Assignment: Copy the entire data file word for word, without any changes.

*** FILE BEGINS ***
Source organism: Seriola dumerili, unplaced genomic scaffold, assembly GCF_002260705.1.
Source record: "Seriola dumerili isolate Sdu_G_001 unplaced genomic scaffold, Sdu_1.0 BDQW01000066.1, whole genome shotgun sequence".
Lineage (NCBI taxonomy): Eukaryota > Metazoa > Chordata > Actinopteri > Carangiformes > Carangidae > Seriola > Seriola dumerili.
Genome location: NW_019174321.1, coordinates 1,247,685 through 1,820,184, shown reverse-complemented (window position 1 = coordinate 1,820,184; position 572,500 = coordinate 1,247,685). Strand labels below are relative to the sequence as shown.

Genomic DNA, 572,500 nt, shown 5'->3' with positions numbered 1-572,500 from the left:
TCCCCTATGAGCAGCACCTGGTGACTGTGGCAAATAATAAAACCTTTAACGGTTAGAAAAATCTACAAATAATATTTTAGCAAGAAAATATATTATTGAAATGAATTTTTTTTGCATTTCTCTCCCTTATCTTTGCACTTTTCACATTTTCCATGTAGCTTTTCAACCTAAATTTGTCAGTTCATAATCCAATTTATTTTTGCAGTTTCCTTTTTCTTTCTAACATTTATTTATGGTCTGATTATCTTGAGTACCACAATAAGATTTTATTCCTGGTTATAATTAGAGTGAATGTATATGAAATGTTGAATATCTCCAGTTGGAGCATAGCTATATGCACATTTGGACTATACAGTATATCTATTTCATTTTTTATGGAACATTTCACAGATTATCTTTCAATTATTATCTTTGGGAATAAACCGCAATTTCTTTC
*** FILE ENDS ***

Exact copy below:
Source organism: Seriola dumerili, unplaced genomic scaffold, assembly GCF_002260705.1.
Source record: "Seriola dumerili isolate Sdu_G_001 unplaced genomic scaffold, Sdu_1.0 BDQW01000066.1, whole genome shotgun sequence".
Lineage (NCBI taxonomy): Eukaryota > Metazoa > Chordata > Actinopteri > Carangiformes > Carangidae > Seriola > Seriola dumerili.
Genome location: NW_019174321.1, coordinates 1,247,685 through 1,820,184, shown reverse-complemented (window position 1 = coordinate 1,820,184; position 572,500 = coordinate 1,247,685). Strand labels below are relative to the sequence as shown.

Genomic DNA, 572,500 nt, shown 5'->3' with positions numbered 1-572,500 from the left:
TCCCCTATGAGCAGCACCTGGTGACTGTGGCAAATAATAAAACCTTTAACGGTTAGAAAAATCTACAAATAATATTTTAGCAAGAAAATATATTATTGAAATGAATTTTTTTTGCATTTCTCTCCCTTATCTTTGCACTTTTCACATTTTCCATGTAGCTTTTCAACCTAAATTTGTCAGTTCATAATCCAATTTATTTTTGCAGTTTCCTTTTTCTTTCTAACATTTATTTATGGTCTGATTATCTTGAGTACCACAATAAGATTTTATTCCTGGTTATAATTAGAGTGAATGTATATGAAATGTTGAATATCTCCAGTTGGAGCATAGCTATATGCACATTTGGACTATACAGTATATCTATTTCATTTTTTATGGAACATTTCACAGATTATCTTTCAATTATTATCTTTGGGAATAAACCGCAATTTCTTTC